In an unprecedented speech to the National Space Council in March, Vice President Mike Pence rebuked NASA and its major contractors for their “complacency” in returning Americans to the Moon. He announced that President Trump decided to accelerate human lunar landings to 2024, four years faster than planned, and that he told NASA “to accomplish this goal by any means necessary.”
If you don’t know what to make of this announcement, you are not alone. Just weeks before Pence’s speech, the White House released a budget request for NASA that enshrined a 2028 lunar surface return with an orbiting lunar space station, the Gateway. It also proposed nearly half a billion dollars in cuts to the space agency.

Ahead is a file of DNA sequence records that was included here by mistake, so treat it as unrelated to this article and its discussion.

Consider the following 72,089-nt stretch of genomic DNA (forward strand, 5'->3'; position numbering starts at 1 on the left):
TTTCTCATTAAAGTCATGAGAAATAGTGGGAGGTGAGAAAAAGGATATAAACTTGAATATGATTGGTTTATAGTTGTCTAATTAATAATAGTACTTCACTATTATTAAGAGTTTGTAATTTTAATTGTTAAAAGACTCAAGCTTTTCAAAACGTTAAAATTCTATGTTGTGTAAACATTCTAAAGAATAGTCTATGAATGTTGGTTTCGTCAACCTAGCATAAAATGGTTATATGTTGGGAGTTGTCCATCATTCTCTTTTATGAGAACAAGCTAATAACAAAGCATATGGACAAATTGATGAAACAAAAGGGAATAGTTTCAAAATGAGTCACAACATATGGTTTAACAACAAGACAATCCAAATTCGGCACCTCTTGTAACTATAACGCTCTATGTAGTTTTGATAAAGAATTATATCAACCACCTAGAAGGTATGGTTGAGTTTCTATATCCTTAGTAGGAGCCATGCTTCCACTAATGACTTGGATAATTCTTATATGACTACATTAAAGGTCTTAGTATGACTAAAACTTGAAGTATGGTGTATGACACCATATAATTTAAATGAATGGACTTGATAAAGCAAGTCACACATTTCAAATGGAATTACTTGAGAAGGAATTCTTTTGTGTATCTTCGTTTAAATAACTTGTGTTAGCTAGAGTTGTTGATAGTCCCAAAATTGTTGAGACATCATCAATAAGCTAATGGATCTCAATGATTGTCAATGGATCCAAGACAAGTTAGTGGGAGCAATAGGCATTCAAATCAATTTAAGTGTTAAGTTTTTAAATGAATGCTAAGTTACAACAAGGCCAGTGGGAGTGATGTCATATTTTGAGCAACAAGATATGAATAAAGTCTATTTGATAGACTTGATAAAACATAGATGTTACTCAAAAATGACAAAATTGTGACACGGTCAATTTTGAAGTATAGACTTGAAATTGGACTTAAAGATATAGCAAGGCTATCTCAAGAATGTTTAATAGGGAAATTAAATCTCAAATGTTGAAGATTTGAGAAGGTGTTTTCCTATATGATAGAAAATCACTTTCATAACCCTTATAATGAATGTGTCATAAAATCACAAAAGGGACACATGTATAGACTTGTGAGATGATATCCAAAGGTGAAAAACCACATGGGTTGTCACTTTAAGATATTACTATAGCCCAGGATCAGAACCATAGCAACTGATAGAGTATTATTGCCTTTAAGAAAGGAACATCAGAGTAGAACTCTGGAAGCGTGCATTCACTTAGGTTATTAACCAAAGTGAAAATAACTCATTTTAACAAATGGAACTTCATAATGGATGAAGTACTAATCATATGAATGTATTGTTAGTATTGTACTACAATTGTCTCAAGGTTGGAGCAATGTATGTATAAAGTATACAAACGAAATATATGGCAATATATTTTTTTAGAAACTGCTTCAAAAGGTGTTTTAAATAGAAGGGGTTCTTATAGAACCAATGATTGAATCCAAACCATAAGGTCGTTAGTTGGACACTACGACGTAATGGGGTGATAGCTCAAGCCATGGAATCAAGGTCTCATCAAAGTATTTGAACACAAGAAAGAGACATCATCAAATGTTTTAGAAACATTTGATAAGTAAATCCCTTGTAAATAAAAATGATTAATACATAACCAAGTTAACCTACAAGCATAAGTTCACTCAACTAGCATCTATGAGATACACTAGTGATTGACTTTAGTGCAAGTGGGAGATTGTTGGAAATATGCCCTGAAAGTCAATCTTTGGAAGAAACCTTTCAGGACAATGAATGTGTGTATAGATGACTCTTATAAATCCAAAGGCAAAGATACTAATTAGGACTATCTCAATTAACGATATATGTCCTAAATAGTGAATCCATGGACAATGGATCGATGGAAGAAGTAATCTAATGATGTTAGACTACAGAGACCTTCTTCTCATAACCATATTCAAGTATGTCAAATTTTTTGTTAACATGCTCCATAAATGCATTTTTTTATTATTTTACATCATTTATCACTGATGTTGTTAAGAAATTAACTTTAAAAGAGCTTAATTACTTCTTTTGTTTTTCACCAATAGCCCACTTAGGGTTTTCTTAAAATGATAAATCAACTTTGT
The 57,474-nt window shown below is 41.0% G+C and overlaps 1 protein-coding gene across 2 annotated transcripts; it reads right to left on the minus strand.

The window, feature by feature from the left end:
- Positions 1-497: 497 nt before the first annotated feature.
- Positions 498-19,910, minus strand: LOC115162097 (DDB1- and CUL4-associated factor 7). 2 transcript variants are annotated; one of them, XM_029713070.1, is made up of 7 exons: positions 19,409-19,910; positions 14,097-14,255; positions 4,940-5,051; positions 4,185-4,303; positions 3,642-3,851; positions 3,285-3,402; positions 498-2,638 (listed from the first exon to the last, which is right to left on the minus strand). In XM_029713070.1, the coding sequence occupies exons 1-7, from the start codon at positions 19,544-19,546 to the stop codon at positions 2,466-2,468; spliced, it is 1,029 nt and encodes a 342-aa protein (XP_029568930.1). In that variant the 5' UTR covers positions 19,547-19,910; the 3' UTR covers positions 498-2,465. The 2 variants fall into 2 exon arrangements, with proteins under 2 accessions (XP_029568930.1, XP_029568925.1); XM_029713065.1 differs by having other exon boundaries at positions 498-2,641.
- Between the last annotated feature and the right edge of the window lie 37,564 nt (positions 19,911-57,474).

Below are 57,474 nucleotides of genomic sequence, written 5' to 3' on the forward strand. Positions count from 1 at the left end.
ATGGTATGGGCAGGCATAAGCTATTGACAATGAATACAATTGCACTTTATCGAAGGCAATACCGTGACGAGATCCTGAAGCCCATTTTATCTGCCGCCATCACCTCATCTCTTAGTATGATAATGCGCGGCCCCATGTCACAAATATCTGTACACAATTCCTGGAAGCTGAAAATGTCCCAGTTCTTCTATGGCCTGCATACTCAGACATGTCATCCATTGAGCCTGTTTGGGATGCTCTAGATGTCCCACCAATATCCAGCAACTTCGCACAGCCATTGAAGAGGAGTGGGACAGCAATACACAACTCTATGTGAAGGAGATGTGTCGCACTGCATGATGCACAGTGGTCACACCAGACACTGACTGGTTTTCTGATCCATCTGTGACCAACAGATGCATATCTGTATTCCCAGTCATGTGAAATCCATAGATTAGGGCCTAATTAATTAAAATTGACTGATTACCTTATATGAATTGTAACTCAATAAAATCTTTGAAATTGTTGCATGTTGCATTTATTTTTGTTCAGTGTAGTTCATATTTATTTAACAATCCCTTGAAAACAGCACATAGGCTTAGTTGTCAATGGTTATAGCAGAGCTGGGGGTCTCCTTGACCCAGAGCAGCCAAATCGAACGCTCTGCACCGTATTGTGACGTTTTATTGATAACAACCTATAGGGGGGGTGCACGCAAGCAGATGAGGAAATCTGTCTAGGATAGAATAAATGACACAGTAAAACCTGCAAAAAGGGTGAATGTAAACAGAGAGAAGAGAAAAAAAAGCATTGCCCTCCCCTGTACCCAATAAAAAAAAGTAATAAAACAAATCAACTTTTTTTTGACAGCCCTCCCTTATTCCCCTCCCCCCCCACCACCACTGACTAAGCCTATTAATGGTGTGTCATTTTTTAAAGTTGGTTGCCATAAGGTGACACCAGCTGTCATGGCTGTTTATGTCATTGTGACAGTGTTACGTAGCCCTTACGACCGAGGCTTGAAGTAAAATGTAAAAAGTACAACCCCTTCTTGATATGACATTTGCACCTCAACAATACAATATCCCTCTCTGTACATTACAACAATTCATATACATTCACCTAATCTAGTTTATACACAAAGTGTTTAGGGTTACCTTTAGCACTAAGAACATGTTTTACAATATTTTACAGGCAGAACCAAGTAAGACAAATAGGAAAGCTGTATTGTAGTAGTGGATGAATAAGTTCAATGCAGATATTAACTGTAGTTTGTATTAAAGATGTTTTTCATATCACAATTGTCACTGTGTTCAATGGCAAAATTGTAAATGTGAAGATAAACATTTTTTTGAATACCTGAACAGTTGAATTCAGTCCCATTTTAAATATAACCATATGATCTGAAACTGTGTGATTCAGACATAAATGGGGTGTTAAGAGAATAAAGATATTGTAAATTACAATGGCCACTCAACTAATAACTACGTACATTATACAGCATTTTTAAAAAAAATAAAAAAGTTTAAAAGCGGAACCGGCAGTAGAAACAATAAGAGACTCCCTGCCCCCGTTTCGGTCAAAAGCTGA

It is not clear what precipitated this sudden acceleration of NASA’s lunar timeline, but frustration in the face of mounting delays in the SLS rocket program is a likely source. Originally scheduled to have its first flight test in 2017, ongoing development issues and quality control problems have pushed the first uncrewed test of SLS and Orion to least 2021, with the first crewed test around the moon in 2023. The Vice President made a thinly-veiled warning to the SLS’s prime contractor, Boeing, in his speech: